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Twitter 2.0 continues to evolve in ways that nobody could have predicted. Mostly because they’re bad, but nevertheless, maybe there’s a method to the madness that we can’t see.
Or maybe not.
The latest update from Elon and Co. is that Twitter is switching off SMS-based two-factor authentication for all non Twitter Blue subscribers from next month.
As explained by Twitter:
“While historically a popular form of 2FA, unfortunately we have seen phone-number based 2FA be used – and abused – by bad actors. So starting today, we will no longer allow accounts to enroll in the text message/SMS method of 2FA unless they are Twitter Blue subscribers. The availability of text message 2FA for Twitter Blue may vary by country and carrier.”
That means that the most commonly used form of authentication, in order to keep your account safe from hacking, will now only be available to those willing to pay Twitter $8 per month.
Which, theoretically at least, means that Twitter can then trust that these people are actual humans, through its own verification process – though Twitter’s isn’t actually verifying the identities of people signing up for Twitter Blue. So it’s just the accounts of people that can afford, and are willing to pay.
“Non-Twitter Blue subscribers that are already enrolled will have 30 days to disable this method and enroll in another. After 20 March 2023, we will no longer permit non-Twitter Blue subscribers to use text messages as a 2FA method. At that time, accounts with text message 2FA still enabled will have it disabled.”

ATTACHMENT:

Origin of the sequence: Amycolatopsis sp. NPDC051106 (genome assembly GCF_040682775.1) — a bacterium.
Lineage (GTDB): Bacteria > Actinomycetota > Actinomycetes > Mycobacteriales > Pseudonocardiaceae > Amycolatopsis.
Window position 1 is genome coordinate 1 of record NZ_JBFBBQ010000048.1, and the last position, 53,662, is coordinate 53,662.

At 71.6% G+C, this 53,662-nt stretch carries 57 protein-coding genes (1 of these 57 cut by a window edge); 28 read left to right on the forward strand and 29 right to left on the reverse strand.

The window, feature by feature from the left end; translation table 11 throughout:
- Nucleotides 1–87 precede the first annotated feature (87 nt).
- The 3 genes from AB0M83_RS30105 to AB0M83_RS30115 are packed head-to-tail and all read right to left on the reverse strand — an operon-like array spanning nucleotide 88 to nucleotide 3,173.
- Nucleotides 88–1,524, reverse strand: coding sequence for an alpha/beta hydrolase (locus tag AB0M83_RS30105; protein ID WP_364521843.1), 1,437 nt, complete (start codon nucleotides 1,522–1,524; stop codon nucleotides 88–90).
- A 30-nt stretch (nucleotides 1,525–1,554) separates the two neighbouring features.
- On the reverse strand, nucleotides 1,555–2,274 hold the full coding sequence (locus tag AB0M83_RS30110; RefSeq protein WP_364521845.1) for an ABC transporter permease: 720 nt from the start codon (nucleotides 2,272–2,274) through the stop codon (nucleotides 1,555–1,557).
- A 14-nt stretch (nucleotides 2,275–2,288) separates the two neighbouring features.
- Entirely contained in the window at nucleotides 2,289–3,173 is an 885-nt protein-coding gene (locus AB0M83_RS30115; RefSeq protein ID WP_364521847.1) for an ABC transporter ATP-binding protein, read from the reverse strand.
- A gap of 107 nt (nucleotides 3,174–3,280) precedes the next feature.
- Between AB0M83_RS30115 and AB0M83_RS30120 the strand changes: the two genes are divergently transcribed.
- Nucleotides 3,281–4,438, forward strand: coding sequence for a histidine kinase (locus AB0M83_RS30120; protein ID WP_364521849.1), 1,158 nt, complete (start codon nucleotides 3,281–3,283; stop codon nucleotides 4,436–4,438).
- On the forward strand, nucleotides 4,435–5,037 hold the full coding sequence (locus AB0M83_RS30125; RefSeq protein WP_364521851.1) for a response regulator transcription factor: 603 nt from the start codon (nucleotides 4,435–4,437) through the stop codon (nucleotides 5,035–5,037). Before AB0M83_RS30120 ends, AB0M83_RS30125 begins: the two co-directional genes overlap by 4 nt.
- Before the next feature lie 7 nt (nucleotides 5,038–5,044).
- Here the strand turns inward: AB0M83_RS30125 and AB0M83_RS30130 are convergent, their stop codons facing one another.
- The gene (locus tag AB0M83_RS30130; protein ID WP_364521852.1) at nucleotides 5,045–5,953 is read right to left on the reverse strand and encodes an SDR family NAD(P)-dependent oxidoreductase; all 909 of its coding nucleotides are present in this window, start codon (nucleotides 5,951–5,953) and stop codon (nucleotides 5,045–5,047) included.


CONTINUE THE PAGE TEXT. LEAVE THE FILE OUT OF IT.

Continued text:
So no more secondary protection on your account – instead, you’ll have to use an authentication app or security key instead. Both of which are less convenient. But Twitter seems to believe that bad actors are too easily able to abuse the current process. So it’s cutting them off, along with the many millions of people who aren’t misusing it.
Which seems like a pathway to more account hacks, and more issues with people losing access, which, overall, doesn’t seem to be a great direction for Twitter’s growth plans.
Another consideration is that maybe this will just push more people to pay for Twitter Blue, and bring in more revenue for Twitter.
And again, ostensibly, Twitter Blue is a form of verification, at least in Twitter’s eyes. So maybe, Twitter’s view is that if it can force more people to pay, that will make it more of a security element, and help to weed out bots who won’t pay the monthly fee.
But overall, it seems like a short-sighted approach, which will lead to more harm than good. Anyone who controls a brand handle will now have to consider alternative security options, and anyone who values their Twitter account at all will likely also need to re-think their approach.
But will that get more people to sign-up for Twitter Blue? Maybe. I still don’t imagine that many brands will be looking to fork out $1000 per month for Twitter’s upcoming Verification for Organizations, but maybe, by making 2FA a Blue exclusive, more individuals will.
If they can afford it.
The largest percentage of Twitter’s users are US based, but Twitter also has 24 million users in India, 19 million in Brazil, and 19 million in Indonesia, all of which are considered developing economies.
Will people in these regions be able to afford the extra cost? And that’s also if they can sign-up, as Twitter Blue isn’t available in all regions as yet.
Then again, Twitter obviously sees cause for concern, and you would assume that they believe that removing this option will help to reduce the impact of spammers and scammers in the app.
It could be a big price to pay. Hopefully it’s worth it.
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This day in search marketing history: February 18